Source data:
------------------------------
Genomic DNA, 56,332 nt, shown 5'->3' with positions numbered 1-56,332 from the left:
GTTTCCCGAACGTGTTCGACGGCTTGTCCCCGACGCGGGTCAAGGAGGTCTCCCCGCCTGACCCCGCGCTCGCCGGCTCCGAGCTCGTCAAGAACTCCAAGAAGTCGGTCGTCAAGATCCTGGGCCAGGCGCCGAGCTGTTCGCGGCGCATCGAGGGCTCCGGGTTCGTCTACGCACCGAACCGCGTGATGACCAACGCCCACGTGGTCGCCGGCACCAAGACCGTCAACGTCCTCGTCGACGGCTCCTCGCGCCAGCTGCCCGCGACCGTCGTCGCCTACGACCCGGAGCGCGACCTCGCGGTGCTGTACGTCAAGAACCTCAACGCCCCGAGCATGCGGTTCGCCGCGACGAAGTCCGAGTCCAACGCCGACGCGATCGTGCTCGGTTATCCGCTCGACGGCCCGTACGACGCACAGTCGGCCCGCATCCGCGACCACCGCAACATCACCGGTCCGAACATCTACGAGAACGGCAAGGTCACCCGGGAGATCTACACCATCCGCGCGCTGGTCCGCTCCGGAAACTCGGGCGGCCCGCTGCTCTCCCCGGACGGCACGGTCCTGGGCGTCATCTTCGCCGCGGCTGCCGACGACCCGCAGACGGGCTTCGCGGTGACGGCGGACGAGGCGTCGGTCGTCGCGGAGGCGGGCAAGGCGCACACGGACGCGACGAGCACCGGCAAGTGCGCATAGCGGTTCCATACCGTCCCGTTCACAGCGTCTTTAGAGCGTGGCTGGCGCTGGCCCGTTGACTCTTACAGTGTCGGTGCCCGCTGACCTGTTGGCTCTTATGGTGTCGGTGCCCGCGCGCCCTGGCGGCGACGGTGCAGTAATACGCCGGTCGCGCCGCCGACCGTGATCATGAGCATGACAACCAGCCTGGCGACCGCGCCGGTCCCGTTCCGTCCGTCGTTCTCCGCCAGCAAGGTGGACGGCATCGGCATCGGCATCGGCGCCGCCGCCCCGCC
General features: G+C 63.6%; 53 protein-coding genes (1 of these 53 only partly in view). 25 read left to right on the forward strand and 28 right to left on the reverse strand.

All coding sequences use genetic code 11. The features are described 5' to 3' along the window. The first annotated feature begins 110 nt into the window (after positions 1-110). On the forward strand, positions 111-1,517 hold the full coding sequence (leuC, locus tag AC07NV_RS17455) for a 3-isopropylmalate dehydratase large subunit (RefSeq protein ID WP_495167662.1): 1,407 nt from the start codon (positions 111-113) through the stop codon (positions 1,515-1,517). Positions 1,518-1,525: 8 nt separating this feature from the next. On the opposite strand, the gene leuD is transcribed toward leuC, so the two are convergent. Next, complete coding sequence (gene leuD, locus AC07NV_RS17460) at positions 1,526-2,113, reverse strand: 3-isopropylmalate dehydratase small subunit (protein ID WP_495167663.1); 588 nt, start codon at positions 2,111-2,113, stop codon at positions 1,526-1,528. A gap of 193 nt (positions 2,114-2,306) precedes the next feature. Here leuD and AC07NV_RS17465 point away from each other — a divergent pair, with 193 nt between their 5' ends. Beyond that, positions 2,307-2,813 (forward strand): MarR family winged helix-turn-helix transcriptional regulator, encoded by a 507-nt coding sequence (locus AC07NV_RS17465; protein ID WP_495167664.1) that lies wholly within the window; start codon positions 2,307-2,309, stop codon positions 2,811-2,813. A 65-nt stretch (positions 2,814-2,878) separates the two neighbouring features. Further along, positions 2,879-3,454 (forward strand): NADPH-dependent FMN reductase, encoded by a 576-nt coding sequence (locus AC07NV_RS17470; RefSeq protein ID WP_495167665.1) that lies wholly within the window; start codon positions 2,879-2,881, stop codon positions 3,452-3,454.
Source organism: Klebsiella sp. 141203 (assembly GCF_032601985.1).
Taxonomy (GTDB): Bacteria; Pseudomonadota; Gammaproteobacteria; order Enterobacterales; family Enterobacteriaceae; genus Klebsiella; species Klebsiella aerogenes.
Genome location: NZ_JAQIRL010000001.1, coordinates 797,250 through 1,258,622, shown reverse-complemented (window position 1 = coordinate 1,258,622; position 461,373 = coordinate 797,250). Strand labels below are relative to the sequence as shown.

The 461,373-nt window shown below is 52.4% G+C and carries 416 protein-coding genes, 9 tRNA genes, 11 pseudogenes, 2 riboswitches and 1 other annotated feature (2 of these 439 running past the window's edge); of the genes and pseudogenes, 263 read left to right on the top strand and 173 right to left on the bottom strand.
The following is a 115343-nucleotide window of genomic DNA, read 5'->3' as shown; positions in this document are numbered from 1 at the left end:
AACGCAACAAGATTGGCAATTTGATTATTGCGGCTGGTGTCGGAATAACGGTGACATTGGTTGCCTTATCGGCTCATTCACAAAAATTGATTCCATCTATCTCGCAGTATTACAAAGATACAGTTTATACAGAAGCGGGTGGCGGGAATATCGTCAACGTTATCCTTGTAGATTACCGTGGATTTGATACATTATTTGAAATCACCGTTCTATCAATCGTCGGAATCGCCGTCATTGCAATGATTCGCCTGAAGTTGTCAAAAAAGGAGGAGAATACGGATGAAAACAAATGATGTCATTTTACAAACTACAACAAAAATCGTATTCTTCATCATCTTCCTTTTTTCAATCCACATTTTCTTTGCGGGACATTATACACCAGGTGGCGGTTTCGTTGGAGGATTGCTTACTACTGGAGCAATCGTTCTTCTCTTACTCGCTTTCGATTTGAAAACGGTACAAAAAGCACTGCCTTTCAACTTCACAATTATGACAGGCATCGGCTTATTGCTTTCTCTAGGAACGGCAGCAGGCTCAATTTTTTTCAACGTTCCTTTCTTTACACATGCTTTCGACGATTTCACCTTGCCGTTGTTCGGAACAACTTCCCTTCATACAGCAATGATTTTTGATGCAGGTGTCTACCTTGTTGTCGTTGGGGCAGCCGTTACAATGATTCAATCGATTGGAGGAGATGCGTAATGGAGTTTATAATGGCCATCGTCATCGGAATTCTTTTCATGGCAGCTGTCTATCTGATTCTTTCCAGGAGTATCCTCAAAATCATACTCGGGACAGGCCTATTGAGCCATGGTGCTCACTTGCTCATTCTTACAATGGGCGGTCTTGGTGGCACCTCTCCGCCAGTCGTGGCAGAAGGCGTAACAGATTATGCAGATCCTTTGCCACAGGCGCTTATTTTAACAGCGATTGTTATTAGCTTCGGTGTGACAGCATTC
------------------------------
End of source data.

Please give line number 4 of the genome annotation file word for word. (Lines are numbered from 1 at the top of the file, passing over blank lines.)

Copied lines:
All coding sequences use genetic code 11. The features are described 5' to 3' along the window. The first annotated feature begins 110 nt into the window (after positions 1-110). On the forward strand, positions 111-1,517 hold the full coding sequence (leuC, locus tag AC07NV_RS17455) for a 3-isopropylmalate dehydratase large subunit (RefSeq protein ID WP_495167662.1): 1,407 nt from the start codon (positions 111-113) through the stop codon (positions 1,515-1,517). Positions 1,518-1,525: 8 nt separating this feature from the next. On the opposite strand, the gene leuD is transcribed toward leuC, so the two are convergent. Next, complete coding sequence (gene leuD, locus AC07NV_RS17460) at positions 1,526-2,113, reverse strand: 3-isopropylmalate dehydratase small subunit (protein ID WP_495167663.1); 588 nt, start codon at positions 2,111-2,113, stop codon at positions 1,526-1,528. A gap of 193 nt (positions 2,114-2,306) precedes the next feature. Here leuD and AC07NV_RS17465 point away from each other — a divergent pair, with 193 nt between their 5' ends. Beyond that, positions 2,307-2,813 (forward strand): MarR family winged helix-turn-helix transcriptional regulator, encoded by a 507-nt coding sequence (locus AC07NV_RS17465; protein ID WP_495167664.1) that lies wholly within the window; start codon positions 2,307-2,309, stop codon positions 2,811-2,813. A 65-nt stretch (positions 2,814-2,878) separates the two neighbouring features. Further along, positions 2,879-3,454 (forward strand): NADPH-dependent FMN reductase, encoded by a 576-nt coding sequence (locus AC07NV_RS17470; RefSeq protein ID WP_495167665.1) that lies wholly within the window; start codon positions 2,879-2,881, stop codon positions 3,452-3,454.